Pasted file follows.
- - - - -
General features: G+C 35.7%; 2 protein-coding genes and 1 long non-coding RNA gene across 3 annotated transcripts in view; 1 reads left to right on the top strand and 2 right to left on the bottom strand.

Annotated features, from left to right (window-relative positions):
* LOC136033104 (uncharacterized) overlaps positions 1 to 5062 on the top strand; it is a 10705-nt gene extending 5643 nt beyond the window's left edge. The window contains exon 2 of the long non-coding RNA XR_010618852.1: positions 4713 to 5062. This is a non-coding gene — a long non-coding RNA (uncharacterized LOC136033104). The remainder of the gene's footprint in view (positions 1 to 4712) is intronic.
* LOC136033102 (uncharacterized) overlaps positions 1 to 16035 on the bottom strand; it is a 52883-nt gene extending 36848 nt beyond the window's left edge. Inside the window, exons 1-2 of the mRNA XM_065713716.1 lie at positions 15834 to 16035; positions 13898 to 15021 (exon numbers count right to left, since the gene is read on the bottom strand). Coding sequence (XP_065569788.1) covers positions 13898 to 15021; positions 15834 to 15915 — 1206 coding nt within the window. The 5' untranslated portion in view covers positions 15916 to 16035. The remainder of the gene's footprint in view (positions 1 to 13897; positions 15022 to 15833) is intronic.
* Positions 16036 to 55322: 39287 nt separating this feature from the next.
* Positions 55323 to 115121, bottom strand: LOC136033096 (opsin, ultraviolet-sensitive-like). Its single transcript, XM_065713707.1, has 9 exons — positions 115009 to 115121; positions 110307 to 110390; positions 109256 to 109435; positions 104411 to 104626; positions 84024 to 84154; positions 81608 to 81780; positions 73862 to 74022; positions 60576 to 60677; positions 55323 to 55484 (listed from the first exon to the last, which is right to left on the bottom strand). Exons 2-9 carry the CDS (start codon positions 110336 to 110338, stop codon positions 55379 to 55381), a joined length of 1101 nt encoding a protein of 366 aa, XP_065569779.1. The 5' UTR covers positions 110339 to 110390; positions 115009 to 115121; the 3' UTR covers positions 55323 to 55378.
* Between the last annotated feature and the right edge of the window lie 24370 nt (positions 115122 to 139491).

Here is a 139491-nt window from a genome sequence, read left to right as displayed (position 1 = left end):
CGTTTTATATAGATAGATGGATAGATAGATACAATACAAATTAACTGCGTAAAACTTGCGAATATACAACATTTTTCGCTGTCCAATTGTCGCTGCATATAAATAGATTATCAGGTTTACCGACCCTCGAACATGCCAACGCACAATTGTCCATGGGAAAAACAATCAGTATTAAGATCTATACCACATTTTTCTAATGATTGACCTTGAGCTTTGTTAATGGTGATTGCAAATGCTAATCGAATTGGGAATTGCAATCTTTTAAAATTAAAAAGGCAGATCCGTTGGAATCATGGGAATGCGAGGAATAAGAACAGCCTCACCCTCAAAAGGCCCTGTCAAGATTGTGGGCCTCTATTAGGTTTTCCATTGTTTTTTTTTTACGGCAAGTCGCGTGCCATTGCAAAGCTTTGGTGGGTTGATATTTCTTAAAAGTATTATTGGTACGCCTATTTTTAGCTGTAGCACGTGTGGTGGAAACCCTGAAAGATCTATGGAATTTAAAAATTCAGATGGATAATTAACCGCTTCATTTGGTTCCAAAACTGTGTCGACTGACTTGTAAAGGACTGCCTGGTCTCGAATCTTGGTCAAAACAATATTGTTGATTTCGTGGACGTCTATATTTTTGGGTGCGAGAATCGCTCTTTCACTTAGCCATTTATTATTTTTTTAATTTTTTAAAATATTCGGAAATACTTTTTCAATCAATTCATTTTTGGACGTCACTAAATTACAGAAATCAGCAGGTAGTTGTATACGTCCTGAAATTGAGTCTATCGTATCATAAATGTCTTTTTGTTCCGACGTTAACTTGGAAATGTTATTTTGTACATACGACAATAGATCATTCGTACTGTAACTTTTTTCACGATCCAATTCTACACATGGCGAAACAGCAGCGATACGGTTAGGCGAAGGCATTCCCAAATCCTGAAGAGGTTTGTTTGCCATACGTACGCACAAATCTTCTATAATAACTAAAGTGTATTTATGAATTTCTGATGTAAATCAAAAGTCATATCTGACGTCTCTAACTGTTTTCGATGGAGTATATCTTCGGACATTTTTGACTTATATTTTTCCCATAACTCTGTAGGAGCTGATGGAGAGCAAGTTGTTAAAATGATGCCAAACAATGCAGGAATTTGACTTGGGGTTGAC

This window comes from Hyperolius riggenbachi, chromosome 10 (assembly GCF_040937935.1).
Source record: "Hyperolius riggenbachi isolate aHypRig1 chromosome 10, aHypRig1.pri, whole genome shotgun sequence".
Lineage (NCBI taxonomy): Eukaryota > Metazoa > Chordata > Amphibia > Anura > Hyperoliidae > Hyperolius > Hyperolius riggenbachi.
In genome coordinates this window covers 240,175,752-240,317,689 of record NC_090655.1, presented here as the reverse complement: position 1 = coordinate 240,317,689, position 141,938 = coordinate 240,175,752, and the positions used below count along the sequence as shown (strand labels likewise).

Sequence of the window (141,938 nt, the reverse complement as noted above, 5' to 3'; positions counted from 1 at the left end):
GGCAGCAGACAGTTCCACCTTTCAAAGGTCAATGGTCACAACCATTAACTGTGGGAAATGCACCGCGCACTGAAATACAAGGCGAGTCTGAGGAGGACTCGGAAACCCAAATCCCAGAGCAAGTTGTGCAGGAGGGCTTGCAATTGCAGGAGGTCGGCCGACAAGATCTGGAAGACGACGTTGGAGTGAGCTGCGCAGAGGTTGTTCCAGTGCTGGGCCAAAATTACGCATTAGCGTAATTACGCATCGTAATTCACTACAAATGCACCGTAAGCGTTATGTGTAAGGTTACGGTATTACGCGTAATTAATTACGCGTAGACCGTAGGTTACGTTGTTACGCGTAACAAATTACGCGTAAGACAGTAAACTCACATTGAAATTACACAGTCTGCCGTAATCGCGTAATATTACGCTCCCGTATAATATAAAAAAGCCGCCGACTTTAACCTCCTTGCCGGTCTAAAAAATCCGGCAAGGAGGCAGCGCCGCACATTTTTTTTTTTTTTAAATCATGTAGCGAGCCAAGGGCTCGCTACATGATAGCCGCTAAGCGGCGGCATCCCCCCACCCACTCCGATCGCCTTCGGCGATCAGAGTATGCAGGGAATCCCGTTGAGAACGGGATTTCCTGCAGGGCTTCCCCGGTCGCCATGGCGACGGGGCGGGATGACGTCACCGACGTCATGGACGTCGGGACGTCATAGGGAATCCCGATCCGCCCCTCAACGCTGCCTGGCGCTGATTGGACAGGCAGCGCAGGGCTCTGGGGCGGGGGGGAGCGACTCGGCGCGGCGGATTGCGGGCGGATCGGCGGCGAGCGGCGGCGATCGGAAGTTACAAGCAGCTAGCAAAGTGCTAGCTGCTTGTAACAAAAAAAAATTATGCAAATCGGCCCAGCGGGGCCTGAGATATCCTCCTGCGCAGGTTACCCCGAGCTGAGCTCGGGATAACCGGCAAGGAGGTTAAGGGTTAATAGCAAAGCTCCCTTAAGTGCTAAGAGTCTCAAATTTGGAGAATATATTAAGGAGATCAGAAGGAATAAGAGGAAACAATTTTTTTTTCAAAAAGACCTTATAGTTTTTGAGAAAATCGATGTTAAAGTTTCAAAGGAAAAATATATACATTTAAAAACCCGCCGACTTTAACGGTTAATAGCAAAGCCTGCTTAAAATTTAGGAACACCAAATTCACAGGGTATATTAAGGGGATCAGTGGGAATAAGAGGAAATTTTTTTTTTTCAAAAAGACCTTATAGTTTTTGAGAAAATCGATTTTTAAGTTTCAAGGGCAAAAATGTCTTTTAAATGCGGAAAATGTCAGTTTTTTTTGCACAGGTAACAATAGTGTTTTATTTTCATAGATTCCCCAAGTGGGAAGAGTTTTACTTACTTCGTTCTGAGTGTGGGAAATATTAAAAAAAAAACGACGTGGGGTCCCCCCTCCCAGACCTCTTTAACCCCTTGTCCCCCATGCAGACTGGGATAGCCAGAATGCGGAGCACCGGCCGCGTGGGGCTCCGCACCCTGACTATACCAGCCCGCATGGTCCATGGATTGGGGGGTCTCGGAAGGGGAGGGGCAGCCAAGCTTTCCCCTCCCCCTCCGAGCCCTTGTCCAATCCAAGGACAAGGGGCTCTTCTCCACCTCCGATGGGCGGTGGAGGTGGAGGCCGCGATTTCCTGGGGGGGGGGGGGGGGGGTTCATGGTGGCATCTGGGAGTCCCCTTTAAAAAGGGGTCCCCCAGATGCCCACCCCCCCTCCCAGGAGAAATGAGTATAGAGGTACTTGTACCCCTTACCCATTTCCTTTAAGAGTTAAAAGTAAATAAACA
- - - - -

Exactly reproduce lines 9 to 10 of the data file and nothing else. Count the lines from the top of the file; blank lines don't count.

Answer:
CGTTTTATATAGATAGATGGATAGATAGATACAATACAAATTAACTGCGTAAAACTTGCGAATATACAACATTTTTCGCTGTCCAATTGTCGCTGCATATAAATAGATTATCAGGTTTACCGACCCTCGAACATGCCAACGCACAATTGTCCATGGGAAAAACAATCAGTATTAAGATCTATACCACATTTTTCTAATGATTGACCTTGAGCTTTGTTAATGGTGATTGCAAATGCTAATCGAATTGGGAATTGCAATCTTTTAAAATTAAAAAGGCAGATCCGTTGGAATCATGGGAATGCGAGGAATAAGAACAGCCTCACCCTCAAAAGGCCCTGTCAAGATTGTGGGCCTCTATTAGGTTTTCCATTGTTTTTTTTTTACGGCAAGTCGCGTGCCATTGCAAAGCTTTGGTGGGTTGATATTTCTTAAAAGTATTATTGGTACGCCTATTTTTAGCTGTAGCACGTGTGGTGGAAACCCTGAAAGATCTATGGAATTTAAAAATTCAGATGGATAATTAACCGCTTCATTTGGTTCCAAAACTGTGTCGACTGACTTGTAAAGGACTGCCTGGTCTCGAATCTTGGTCAAAACAATATTGTTGATTTCGTGGACGTCTATATTTTTGGGTGCGAGAATCGCTCTTTCACTTAGCCATTTATTATTTTTTTAATTTTTTAAAATATTCGGAAATACTTTTTCAATCAATTCATTTTTGGACGTCACTAAATTACAGAAATCAGCAGGTAGTTGTATACGTCCTGAAATTGAGTCTATCGTATCATAAATGTCTTTTTGTTCCGACGTTAACTTGGAAATGTTATTTTGTACATACGACAATAGATCATTCGTACTGTAACTTTTTTCACGATCCAATTCTACACATGGCGAAACAGCAGCGATACGGTTAGGCGAAGGCATTCCCAAATCCTGAAGAGGTTTGTTTGCCATACGTACGCACAAATCTTCTATAATAACTAAAGTGTATTTATGAATTTCTGATGTAAATCAAAAGTCATATCTGACGTCTCTAACTGTTTTCGATGGAGTATATCTTCGGACATTTTTGACTTATATTTTTCCCATAACTCTGTAGGAGCTGATGGAGAGCAAGTTGTTAAAATGATGCCAAACAATGCAGGAATTTGACTTGGGGTTGAC

This window comes from Hyperolius riggenbachi, chromosome 10 (assembly GCF_040937935.1).